Good evening, friends, acolytes, students, and citizens of New York. My name is Neal Pollack. I am the Greatest Living American Writer. Tonight, I begin my nationwide speaking tour to tell the young people of America how I claimed that title, held on to it, and gradually codified it through a savvy mixture of corporate synergy and brutal, bone-crushing all-star wrestling action. You are fortunate to be present at the fragrant dawn of a great literary lecture series.

Naturally, because of my exalted status and because of the extra-high level of pheromones I exude, women and men of various levels of attractiveness often ask me questions, both when I am on airplanes and on the street. The questions can be lumped into two general categories. One, will you please make love to me, preferably in the next fifteen minutes? Two, how did you arrive at your current position atop the Mount McKinley of American letters?

To the first question, my answer is yes, of course I would love to have sex with you, but let me check my voice mail first. The second answer is more complicated, though I generally tell people that it is easy to become successful if you put naked pictures of yourself on the Internet, read your email every five minutes, and have wealthy, prominent friends who find you amusing.

The unsatisfied and the wicked then ask why I pursue the literary life; perhaps also how, but why most of all, and they ask correctly. As you know, I have lost many friends and contracted several venereal diseases during my current ascent to the top of this ladder of words, but the hidden costs of fame are more than outweighed by its outrageous benefits. Whereas two years ago I was an ordinary journalist, a mere gutter striver in a provincial grub street of the soul, I am now Dolly Parton’s best friend. People from The Netherlands want to interview me. I have become a homeowner, a boat owner, and part owner of the United States Basketball League. But none of these, while they are certainly juicy perks, is a reason in itself.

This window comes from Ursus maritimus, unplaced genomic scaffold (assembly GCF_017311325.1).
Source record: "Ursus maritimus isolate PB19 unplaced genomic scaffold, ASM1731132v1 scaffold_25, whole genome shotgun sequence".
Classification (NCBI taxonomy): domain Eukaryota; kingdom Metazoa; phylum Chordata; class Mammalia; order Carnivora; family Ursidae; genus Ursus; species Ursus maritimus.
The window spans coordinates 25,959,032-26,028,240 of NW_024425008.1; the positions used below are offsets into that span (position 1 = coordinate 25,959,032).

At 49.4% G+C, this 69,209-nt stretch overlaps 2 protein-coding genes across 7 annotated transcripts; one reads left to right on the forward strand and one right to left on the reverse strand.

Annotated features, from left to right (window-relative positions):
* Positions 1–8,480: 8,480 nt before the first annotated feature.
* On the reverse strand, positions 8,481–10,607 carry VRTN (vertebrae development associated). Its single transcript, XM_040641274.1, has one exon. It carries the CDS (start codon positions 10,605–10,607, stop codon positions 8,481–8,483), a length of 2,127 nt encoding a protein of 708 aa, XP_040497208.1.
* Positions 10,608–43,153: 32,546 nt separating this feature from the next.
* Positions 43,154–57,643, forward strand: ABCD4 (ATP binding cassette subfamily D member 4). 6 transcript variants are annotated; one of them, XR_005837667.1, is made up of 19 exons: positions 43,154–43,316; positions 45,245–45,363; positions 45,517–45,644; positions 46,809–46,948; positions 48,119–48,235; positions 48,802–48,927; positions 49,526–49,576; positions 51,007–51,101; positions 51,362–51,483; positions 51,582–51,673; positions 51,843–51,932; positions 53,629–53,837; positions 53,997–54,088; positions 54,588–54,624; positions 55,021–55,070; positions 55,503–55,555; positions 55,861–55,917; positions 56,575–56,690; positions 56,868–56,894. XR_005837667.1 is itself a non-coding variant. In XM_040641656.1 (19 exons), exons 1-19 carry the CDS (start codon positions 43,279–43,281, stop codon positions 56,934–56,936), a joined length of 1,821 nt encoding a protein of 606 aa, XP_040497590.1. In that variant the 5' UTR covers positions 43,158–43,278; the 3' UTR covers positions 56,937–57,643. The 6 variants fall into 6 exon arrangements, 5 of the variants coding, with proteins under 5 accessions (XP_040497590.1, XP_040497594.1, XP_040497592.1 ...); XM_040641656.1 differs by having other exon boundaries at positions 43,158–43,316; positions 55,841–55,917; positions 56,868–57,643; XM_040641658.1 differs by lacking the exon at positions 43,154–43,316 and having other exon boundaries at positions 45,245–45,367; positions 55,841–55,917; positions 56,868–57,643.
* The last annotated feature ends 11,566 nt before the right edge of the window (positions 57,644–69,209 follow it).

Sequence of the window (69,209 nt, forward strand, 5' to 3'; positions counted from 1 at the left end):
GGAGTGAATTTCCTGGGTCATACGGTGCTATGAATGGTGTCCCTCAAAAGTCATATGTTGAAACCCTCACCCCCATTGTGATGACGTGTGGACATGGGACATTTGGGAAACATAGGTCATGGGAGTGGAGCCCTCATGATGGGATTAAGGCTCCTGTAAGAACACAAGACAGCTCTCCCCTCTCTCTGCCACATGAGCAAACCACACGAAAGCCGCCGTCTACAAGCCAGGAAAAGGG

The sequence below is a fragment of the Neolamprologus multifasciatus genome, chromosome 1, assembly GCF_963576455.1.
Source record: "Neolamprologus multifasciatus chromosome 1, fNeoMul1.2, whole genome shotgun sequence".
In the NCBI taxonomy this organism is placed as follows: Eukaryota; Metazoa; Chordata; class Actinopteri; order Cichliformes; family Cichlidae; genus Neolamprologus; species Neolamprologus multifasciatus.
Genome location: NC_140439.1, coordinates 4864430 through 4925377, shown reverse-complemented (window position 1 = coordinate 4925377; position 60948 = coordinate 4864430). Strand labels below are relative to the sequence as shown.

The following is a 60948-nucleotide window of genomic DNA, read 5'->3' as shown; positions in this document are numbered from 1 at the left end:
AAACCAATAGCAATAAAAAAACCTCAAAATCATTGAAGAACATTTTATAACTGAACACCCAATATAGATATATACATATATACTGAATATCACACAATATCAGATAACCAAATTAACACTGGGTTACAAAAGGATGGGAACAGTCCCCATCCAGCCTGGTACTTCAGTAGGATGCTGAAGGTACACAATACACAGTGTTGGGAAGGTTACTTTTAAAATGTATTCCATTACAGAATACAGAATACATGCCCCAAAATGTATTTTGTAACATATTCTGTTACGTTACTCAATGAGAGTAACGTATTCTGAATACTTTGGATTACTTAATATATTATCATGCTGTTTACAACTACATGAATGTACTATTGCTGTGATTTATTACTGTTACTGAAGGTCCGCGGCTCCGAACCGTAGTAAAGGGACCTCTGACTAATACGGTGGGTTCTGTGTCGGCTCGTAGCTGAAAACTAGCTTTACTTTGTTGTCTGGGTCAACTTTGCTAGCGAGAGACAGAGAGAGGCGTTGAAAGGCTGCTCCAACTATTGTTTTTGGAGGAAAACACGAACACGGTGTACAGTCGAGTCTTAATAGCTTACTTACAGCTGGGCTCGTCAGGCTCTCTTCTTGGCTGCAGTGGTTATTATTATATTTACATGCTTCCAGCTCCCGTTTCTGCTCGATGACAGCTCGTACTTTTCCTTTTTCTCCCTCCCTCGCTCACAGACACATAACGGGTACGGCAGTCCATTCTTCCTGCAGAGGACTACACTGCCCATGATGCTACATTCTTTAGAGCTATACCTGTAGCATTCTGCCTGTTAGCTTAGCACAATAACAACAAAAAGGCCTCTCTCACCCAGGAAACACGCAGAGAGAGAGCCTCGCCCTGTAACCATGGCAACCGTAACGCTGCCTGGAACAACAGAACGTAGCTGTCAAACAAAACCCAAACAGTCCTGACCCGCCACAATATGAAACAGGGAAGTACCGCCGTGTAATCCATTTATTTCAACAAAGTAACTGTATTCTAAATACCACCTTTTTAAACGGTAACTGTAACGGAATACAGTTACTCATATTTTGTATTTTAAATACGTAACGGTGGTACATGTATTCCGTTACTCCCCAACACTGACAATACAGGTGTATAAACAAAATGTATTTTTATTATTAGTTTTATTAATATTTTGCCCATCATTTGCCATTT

No, I became a writer for one simple reason: I am in love with literature.

I love the way it feels against my skin and the way it smells in the morning before it showers, the way the sunlight makes its hair gleam in the crisp, clean Colorado sunshine, its little literary laugh, and the way it also knows when I’m sad and when I need a neck rub. Any sacrifice in the world is not enough to sustain a love like the one I have for literature, a love that has been hard fought, hard-won, and hard to hold.

Literature and I met at a pool hall on the Lower East Side, a place named for a famous painter who is now dead. It was hanging out with its friends art and music, and I was hanging out with Benicio del Toro and Derek Jeter. Our eyes locked immediately.

“So,” said literature, “what have you been reading?”

“I’ve been reading you all my life,” I said.

From there, our friends faded into a fuzzy background montage. I complained to literature about the difficulty of being a freelance magazine writer in New York, about its uncaring world of deadlines and insipid service journalism, and literature understood. Literature told me about an installation it was doing at a performance space in Williamsburg, and invited me to come along to a party, which would have a Brazilian DJ, go-go dancers, and a good number of VH-1 employees dressed, somewhat ironically, as genetically modified sheep.